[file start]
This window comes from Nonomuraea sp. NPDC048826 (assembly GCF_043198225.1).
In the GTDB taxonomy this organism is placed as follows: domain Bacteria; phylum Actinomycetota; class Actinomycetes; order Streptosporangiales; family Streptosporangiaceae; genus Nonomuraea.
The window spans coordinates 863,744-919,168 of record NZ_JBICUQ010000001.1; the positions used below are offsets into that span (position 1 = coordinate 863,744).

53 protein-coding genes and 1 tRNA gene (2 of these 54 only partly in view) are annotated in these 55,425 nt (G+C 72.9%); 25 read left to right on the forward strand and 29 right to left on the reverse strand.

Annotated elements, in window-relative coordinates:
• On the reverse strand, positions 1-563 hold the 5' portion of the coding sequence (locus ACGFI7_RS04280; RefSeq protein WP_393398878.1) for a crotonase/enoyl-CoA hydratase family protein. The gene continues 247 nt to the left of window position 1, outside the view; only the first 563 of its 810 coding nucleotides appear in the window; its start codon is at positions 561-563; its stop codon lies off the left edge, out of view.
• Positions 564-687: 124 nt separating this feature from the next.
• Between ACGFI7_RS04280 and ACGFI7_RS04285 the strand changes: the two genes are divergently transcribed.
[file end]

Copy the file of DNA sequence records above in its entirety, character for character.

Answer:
This window comes from Nonomuraea sp. NPDC048826 (assembly GCF_043198225.1).
In the GTDB taxonomy this organism is placed as follows: domain Bacteria; phylum Actinomycetota; class Actinomycetes; order Streptosporangiales; family Streptosporangiaceae; genus Nonomuraea.
The window spans coordinates 863,744-919,168 of record NZ_JBICUQ010000001.1; the positions used below are offsets into that span (position 1 = coordinate 863,744).

53 protein-coding genes and 1 tRNA gene (2 of these 54 only partly in view) are annotated in these 55,425 nt (G+C 72.9%); 25 read left to right on the forward strand and 29 right to left on the reverse strand.

Annotated elements, in window-relative coordinates:
• On the reverse strand, positions 1-563 hold the 5' portion of the coding sequence (locus ACGFI7_RS04280; RefSeq protein WP_393398878.1) for a crotonase/enoyl-CoA hydratase family protein. The gene continues 247 nt to the left of window position 1, outside the view; only the first 563 of its 810 coding nucleotides appear in the window; its start codon is at positions 561-563; its stop codon lies off the left edge, out of view.
• Positions 564-687: 124 nt separating this feature from the next.
• Between ACGFI7_RS04280 and ACGFI7_RS04285 the strand changes: the two genes are divergently transcribed.